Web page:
This will be a bit long, but I’m providing all the information in case it sheds light on the weird things my engine is doing.
On a recent long trip, just after filling the tank at one of those highway travel plazas (Citgo, in case that matters), my aging Saturn misfired and stalled. The check engine light and the oil system lights came on, and the engine wouldn’t start again for a couple of minutes. I got it started, and it ran strangely, but it ran. Too loud, too whiny, and it didn’t like starting, but at least the car kept moving. I wasn’t too far from the dealership where I bought it, and where the mechanics still remember Saturns fondly, so I took it there. They said the main computer was dying and the mass-airflow sensor was probably dead as well. Fixed the first, which made the second check out as OK, so I went on my way.
The check engine light came on again during the trip home, so I took it to my local garage, the GM branch of a fairly large dealership. After a disturbingly long diagnosis, they told me that yes, the mass-airflow sensor was dead, but also there was too much ethanol in the engine. This is the part that confuses me. According to the mechanic, in spite of the fact that I’ve only used the gas labeled as having no ethanol locally (I live in Iowa, and pay a steep premium for skipping the subsidized corn alcohol), gas companies other than the “top tier” often put ethanol in the no-ethanol gas, and more ethanol than they’re supposed to. Also, crucially, the ethanol somehow builds up in the engine over time. He told me I had 18% ethanol in my engine and fuel system! The car is only rated for 10% at most.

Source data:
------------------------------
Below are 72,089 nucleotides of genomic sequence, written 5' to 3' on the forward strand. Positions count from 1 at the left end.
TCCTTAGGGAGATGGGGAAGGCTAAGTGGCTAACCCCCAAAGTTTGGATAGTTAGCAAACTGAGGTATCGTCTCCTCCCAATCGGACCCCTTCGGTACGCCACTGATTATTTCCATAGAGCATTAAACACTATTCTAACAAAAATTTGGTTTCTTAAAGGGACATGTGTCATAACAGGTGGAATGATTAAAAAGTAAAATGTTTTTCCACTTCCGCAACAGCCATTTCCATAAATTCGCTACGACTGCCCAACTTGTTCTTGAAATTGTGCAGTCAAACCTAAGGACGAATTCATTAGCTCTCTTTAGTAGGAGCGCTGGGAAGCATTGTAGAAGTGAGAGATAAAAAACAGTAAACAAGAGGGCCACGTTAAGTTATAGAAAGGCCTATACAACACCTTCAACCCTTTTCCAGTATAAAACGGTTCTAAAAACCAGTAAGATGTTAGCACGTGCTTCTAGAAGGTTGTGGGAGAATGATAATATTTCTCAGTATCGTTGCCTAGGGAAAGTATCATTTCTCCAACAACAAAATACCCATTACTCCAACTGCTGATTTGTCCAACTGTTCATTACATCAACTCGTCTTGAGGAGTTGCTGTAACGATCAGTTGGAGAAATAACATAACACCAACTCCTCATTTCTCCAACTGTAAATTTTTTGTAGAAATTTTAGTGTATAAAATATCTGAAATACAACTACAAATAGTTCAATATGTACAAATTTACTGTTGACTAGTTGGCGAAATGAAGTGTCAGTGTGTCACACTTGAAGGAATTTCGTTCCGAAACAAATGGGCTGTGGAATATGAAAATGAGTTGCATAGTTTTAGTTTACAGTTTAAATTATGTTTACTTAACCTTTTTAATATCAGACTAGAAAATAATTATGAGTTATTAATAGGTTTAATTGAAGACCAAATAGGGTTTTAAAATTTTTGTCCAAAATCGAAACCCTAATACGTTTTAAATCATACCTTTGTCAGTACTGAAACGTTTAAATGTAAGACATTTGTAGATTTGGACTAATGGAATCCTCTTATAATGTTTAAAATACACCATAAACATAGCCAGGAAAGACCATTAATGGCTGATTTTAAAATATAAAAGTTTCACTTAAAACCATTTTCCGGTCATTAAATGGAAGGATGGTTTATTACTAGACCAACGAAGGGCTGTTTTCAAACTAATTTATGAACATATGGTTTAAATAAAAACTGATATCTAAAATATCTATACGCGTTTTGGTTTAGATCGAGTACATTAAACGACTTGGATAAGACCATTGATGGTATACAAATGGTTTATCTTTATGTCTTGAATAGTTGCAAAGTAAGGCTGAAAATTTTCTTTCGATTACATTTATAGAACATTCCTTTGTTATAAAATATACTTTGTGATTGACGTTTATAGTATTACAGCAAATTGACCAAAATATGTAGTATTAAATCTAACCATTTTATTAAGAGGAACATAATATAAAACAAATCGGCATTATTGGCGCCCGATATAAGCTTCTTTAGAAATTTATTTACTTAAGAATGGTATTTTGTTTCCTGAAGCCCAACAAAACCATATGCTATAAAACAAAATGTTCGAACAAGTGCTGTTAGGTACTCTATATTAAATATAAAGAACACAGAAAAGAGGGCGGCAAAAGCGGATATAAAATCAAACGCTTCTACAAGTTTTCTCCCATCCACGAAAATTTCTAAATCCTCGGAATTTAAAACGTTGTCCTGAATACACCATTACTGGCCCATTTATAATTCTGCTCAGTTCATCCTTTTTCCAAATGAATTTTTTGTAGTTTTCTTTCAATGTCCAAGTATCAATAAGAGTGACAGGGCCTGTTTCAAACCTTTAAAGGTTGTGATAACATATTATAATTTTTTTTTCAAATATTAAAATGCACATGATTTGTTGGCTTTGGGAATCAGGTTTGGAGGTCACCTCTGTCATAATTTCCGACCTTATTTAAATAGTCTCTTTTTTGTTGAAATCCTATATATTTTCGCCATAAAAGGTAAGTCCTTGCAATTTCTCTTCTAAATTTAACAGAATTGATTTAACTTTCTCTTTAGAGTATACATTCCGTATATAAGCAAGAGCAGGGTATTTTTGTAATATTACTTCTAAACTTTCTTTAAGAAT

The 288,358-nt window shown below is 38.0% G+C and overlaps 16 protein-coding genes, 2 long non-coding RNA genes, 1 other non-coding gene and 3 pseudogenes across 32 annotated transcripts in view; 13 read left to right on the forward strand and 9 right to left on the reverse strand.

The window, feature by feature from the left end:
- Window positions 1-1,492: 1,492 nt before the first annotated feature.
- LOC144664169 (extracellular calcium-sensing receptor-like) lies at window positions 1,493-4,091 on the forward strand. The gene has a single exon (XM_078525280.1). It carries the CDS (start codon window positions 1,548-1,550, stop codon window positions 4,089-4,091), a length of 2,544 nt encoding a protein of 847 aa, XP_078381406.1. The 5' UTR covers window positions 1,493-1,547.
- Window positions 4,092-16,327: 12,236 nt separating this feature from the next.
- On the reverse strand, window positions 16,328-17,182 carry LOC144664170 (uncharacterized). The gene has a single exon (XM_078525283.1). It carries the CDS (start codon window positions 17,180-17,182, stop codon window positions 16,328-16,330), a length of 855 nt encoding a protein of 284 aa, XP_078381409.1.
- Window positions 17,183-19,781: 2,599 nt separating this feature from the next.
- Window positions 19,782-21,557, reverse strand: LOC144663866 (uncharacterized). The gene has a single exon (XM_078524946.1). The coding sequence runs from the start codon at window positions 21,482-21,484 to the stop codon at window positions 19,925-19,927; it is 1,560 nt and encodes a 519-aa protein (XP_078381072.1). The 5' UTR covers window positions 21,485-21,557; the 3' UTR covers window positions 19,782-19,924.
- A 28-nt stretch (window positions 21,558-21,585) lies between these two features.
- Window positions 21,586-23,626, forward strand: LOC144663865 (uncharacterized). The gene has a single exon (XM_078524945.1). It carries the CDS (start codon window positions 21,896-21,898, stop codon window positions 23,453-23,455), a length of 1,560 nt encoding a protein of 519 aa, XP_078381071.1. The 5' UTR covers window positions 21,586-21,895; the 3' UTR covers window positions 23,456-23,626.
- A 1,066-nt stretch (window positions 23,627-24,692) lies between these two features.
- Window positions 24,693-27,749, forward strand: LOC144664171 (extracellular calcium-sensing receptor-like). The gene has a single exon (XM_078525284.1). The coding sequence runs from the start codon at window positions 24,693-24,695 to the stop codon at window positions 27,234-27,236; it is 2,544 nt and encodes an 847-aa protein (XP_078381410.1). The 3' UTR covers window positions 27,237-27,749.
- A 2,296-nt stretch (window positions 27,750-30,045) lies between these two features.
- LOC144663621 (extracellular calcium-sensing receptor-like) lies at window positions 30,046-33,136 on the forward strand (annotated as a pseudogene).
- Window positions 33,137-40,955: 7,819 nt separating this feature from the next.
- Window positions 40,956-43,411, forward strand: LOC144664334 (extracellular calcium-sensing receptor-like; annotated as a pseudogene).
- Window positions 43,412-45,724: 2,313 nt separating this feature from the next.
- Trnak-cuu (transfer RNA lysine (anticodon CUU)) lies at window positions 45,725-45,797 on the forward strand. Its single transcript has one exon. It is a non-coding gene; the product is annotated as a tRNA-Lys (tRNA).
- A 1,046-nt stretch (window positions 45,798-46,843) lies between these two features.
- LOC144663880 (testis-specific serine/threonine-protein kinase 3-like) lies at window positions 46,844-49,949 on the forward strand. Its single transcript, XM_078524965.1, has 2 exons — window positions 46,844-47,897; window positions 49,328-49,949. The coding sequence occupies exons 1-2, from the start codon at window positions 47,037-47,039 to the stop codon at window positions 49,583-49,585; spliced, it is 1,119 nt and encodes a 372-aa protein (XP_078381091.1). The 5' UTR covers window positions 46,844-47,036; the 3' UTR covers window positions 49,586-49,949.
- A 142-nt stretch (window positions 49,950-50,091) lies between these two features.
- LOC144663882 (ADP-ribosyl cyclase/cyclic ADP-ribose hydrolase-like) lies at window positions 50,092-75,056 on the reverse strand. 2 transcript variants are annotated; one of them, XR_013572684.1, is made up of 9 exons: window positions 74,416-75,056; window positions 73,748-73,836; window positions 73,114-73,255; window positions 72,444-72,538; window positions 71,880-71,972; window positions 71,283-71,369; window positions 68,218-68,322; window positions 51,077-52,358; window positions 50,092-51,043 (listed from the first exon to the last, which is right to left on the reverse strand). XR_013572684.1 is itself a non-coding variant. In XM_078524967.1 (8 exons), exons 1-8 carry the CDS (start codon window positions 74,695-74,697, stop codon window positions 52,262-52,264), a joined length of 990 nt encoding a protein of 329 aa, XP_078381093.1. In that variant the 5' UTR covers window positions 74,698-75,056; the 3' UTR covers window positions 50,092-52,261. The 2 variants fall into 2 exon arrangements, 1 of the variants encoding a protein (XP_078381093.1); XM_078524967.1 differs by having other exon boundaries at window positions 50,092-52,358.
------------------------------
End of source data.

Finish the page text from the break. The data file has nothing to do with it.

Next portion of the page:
I freely admit that I don’t know cars, but this doesn’t really gibe with what I remember of high school chemistry. How does the ethanol in a uniform mixture of gasoline and ethanol stay behind in the engine and fuel system, thus reaching high concentrations? The claim is that over the years I’ve lived here, the bad ethanol-rich gas has left ethanol behind, so that now, after nine or ten tanks of gas only from the “top tier” companies on this long road trip, and no refill locally yet, it still has far too much ethanol in the system.
The cure is a rather expensive one: draining the entire fuel system, flushing and cleaning it, and adding some top-tier gas back in. Then I’m supposed to buy only the highest-octane gas for a couple of tanks.
Does any of this sound reasonable? Is it just my lack of car knowledge that makes me suspicious? I would be most grateful for any advice.